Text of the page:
1. Thrinax Swartz, Prodr. 4, 57. 1788.
Thatch palm [Greek thrinax, trident or winnowing fork; presumably in reference to shape of leaf]
Hemithrinax Hooker f.
Plants small to moderate. Stem solitary, erect, ± smooth. Leaves: sheath producing soft fibers; petiole split at base, unarmed; abaxial hastula a small crescent-shaped ridge or absent; adaxial hastula irregularly semicircular to nearly cylindric; blade palmate; plication induplicate; segments lanceolate, basally connate; cross veins conspicuous [obscure]. Inflorescences interfoliar, emerging through split leaf bases, arching beyond leaves, with 2 orders of pendent branches; prophyll short; peduncular bracts many, tubular. Flowers bisexual, borne singly along rachillae, short- to long-pedicellate; perianth 1-seriate, shallowly cupulate, lobes 5--7, apiculate; stamens 6--12, erect [inflexed in bud]; filaments acute; anthers dorsifixed; pistils 1, 1-carpellate, glabrous; stigma funnelform. Fruits globose; stigmatic scar apical; exocarp white, smooth, slightly warty or rugose when dry; mesocarp mealy; endocarp membranaceous. Seeds oblate-globose; hilum deeply intruded into seed, forming cylindric depression or perforation; endosperm homogeneous, bony; embryo nearly apical; eophyll undivided, lanceolate. nx = 18.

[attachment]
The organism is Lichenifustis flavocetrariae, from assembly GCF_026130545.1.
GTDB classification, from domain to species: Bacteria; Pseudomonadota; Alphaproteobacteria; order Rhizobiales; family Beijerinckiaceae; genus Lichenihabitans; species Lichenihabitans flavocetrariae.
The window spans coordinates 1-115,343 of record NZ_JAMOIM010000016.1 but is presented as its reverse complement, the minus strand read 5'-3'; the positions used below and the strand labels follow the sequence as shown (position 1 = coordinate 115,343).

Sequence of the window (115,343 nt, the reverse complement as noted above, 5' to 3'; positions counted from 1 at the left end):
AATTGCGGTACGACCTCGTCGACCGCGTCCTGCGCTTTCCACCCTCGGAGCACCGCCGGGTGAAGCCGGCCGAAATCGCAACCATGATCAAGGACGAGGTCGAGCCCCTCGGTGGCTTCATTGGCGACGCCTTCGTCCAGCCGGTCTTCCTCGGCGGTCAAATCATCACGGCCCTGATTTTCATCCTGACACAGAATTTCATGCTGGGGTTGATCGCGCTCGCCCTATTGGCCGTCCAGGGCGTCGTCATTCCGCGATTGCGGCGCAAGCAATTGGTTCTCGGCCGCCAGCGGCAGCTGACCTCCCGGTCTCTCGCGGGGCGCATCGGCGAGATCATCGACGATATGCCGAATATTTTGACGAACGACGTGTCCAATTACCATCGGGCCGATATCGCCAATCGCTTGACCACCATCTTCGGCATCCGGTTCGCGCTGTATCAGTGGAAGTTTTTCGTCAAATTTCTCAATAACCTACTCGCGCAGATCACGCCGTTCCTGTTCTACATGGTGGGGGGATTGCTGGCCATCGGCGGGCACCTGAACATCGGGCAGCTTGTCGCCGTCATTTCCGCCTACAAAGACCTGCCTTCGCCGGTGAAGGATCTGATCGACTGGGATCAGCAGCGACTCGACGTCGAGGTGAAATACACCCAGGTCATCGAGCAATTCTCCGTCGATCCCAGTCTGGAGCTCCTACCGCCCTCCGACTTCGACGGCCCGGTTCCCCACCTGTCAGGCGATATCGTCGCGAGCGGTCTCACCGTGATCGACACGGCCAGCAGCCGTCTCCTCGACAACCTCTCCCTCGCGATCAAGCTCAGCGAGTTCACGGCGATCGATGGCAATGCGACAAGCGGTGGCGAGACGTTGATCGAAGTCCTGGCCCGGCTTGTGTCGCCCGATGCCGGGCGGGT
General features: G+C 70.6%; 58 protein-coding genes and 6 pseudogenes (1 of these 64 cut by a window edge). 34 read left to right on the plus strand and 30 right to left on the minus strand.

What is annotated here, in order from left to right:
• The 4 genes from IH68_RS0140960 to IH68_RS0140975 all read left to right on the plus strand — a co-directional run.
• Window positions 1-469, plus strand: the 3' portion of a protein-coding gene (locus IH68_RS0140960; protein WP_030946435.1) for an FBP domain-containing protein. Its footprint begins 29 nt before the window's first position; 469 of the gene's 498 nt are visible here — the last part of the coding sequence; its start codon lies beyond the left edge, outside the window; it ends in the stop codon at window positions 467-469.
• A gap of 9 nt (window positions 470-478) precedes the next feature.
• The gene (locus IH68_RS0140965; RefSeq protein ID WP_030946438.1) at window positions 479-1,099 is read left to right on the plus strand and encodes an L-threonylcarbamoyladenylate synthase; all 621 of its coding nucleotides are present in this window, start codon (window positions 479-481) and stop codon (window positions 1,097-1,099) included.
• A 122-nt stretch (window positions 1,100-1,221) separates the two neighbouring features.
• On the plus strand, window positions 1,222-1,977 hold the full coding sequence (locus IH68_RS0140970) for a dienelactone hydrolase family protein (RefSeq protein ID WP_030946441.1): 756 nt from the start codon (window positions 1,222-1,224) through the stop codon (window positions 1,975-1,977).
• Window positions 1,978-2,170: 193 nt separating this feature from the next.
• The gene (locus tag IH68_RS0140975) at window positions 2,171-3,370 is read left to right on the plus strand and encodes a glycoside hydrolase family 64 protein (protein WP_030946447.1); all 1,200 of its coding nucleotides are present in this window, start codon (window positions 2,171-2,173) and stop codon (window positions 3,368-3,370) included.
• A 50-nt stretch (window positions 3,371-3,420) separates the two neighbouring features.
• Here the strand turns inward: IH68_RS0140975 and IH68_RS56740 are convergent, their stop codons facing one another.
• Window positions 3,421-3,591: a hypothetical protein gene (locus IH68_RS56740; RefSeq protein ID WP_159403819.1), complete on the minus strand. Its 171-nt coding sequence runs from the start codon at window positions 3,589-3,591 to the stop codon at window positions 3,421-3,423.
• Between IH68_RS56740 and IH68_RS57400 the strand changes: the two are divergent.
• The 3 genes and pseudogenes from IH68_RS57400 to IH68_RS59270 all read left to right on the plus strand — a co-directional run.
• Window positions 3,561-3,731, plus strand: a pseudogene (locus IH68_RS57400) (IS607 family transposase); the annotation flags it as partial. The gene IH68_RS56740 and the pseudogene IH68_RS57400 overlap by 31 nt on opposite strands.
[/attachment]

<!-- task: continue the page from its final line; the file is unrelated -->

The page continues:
Species 7 (2 in the flora): regions along shores, North America (Florida), Mexico, West Indies (Bahamas), and Central America.
Thrinax lacks a showy perianth and is wind pollinated, although many insects visit the inflorescence (D. W. Roubik, pers. comm.) and may transferport some pollen once the lateral lobes of the stigma have opened to expose the stigmatic surfaces. Fruits are taken by birds (R. W. Read 1975), including the red-bellied woodpecker (Melanerpes carolinus), lizards (J. B. Iverson 1979), and gray squirrels, which probably disperse the seeds. Key deer consume T. morrisii fruits, but they are probably not seed dispersers (W. D. Klimstra and A. L. Dooley 1990; W. D. Klimstra, pers. comm.).
Read, R. W. 1975. The genus Thrinax (Palmae: Coryphoideae). Smithsonian Contr. Bot. 19: 1--98.